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Multiple Repositories in a Single Azure Pipeline

Did you know you can specify multiple repositories in one Azure DevOps YAML Pipeline and cause it to trigger by updates to any of the repositories? Let me show you how

Video

As usual, if you are a visual learner, or simply prefer to watch and listen instead of reading, here you have the video with the whole explanation and demo, which to be fair is much more complete than this post.

Link to the video: https://youtu.be/6CXaEDEZZRM

If you rather prefer reading, well... let's just continue :)

Step 1: Basic Pipeline

Let's start from a very simple pipeline definition:

trigger:
- main

pool:
  vmImage: 'ubuntu-latest'

steps:
- checkout: self

- script: dir $(Build.SourcesDirectory)
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Nothing much to see here, just a pipeline that uses it's own repo and prints out the content after checkout

Step 2: Add More Repos

Let's now make it a little more interesting, adding some additional repos to it. We will use the resources section for it.

resources:
  repositories:
  - repository: tools
    type: git
    name: MyProject/tools
    ref: main
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In this case we are adding a repository named tools that belongs to the Azure DevOps Project MyProject and we tell Azure Pipelines to "consider" the branch main (I'll explain in a moment what I mean by that) and to use tools as reference name for it.

We can also reference a GitHub repository:

  - repository: MyGitHubRepo
    type: github
    endpoint: MyGitHubServiceConnection
    name: MyGitHubOrgOrUser/MyGitHubRepo
    ref: releases/123
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Pretty similar to the other example, but to connect to GitHub we had to specify the service connection name (in the endpoint parameter). Note that here the reference name is MyGitRepo

Finally, we can also add repositories in another Azure DevOps Organization, in a similar way:

  - repository: MyOtherAzureReposGitRepository 
    endpoint: OtherOrgAzureReposGitServiceConnection
    type: git
    name: OtherProject/MyAzureReposGitRepo
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We need to use the service connection as well, because we are going to connect to another organization. Note that in this case we haven't specified the branch (which is indeed optional).

Step 3: The Triggers

At this point we have all our repositories referenced in the workflow, but the pipeline still triggers only on the local repo:

trigger:
- main
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If we want it to be triggered also from another repo, we can add a trigger section to the repository definition:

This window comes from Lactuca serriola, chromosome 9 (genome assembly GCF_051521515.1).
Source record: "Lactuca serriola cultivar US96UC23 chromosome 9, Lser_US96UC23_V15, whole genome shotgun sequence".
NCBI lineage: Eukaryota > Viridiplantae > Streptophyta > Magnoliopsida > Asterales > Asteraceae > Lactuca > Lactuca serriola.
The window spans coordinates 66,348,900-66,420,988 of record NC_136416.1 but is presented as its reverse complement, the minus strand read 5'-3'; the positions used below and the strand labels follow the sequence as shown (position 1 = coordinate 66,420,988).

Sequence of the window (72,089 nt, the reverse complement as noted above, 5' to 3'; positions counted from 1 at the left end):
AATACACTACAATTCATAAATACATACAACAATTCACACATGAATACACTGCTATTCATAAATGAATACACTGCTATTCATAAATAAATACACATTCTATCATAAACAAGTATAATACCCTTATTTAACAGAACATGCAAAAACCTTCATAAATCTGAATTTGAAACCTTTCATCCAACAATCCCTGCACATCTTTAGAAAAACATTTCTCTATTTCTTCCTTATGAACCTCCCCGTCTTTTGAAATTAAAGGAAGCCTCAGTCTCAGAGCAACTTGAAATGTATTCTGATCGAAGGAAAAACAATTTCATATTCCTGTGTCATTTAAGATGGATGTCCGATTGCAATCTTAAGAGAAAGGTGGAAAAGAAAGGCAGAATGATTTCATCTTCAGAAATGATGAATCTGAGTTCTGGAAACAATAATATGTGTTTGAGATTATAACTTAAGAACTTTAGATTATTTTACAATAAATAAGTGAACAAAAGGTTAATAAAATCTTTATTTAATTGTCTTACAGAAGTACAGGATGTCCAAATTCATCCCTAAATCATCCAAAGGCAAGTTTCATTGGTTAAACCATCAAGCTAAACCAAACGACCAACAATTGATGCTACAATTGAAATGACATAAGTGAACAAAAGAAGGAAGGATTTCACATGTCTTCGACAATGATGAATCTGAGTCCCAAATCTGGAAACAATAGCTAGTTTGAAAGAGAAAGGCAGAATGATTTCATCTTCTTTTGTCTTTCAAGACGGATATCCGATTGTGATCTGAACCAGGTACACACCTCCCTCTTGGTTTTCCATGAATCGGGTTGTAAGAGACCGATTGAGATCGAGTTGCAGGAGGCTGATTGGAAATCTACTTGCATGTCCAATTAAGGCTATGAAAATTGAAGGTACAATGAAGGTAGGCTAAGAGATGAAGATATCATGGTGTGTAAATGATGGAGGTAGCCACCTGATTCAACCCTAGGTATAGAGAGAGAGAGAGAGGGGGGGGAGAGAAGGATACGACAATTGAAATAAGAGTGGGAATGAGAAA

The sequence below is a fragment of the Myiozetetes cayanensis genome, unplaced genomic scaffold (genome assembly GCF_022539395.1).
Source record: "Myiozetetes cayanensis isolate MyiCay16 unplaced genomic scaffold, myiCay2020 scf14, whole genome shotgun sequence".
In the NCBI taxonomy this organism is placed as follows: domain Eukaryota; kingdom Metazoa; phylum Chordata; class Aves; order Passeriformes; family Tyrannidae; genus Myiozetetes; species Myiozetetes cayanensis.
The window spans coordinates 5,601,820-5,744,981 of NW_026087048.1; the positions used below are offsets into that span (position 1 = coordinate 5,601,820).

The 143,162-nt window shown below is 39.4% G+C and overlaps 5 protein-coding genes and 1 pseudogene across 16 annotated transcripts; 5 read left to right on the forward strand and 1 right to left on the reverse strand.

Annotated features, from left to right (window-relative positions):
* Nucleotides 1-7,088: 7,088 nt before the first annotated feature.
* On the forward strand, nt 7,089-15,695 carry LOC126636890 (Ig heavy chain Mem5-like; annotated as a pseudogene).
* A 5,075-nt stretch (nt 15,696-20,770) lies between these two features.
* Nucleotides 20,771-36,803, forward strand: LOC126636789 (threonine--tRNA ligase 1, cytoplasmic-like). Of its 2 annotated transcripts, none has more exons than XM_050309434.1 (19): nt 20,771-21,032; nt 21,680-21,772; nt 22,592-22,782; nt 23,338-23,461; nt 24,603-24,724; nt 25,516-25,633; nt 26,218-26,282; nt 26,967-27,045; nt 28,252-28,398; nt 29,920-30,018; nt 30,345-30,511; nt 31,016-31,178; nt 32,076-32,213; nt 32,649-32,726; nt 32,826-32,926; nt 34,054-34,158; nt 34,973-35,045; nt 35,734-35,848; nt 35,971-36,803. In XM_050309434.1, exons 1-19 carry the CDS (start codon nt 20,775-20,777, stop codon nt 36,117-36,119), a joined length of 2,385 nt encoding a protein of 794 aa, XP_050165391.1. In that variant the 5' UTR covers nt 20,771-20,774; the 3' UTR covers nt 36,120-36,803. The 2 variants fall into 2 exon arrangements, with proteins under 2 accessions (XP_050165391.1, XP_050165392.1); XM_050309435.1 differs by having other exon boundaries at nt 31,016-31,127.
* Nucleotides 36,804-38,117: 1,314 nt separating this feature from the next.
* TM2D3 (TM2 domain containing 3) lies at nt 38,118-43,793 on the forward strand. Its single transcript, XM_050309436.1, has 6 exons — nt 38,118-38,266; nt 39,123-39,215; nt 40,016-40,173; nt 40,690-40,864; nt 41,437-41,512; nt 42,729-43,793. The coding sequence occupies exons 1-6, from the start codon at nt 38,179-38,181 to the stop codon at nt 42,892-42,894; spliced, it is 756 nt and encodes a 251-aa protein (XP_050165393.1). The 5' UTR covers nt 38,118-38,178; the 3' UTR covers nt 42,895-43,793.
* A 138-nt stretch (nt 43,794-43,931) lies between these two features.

- repository: tools
    type: git
    name: MyProject/tools
    ref: main
    trigger:
    - dev
    - release
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For example, with the above snippet our pipeline will be triggered every time a change occurs in wither the dev or the release branches of our tools repo.

What about the main branch specified above too, you ask? well, that is not for the triggers... (I know, confusing... keep reading and you'll know ;) )

At the time of writing, triggers work only for additional repositories in Azure DevOps, in the same organization where the Pipeline is defined. GitHub repos and other repos defined as resources cannot be used for triggering.

Step 4: Using The Code

We now have our pipelines that is triggered by multiple repos. It's very likely that you would want to also use the code for those additional repos, right?

- checkout: MyGitHubRepo
- checkout: tools
- checkout: MyOtherAzureReposGitRepository
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Just add the checkout then. As you can see, we use the reference name we've specified in the resources section to let the checkout step know what we want it to do.

And here is finally where the branch in the ref parameter comes into play, because it is the branch that will be checked out:

Repo Branch Checkout
self default branch
tools main
MyGitRepo releases/123
MyAzureReposGitRepo default branch

If you don't specify a path in the checkout step, Azure Pipelines will use the name of the repository to create the folder, not the repository value which is used to reference the repository in the checkout step.

All Together

With all we have added, our pipeline will now look like this:

resources:
  repositories:
  - repository: tools
    type: git
    name: MyProject/tools
    ref: main
    trigger:
    - main
    - release

  - repository: MyGitHubRepo
    type: github
    endpoint: MyGitHubServiceConnection
    name: MyGitHubOrgOrUser/MyGitHubRepo
    ref: releases/123

  - repository: MyOtherAzureReposGitRepository 
    endpoint: OtherOrgAzureReposGitServiceConnection
    type: git
    name: OtherProject/MyAzureReposGitRepo

trigger:
- main

pool:
  vmImage: 'ubuntu-latest'

steps:
- checkout: self
- checkout: MyGitHubRepo
- checkout: tools
- checkout: MyOtherAzureReposGitRepository

- script: dir $(Build.SourcesDirectory)
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You can try it out and you'll see (thanks to the last step) that all the code from the 4 repos is there for you to be used

Conclusions

This feature is useful, for example, if you want to consume a tool or a library from a different repository and you want to run tests for your application whenever the tool or library is updated.

It is also good if you keep your YAML file in a separate repository from the application code and you want to trigger the pipeline every time an update is pushed to the application repository.

Let me know in the comment section below how you think this feature can relate to your processes.

Also, checkout this video, where I talk about how to Run a job next in Azure Pipelines

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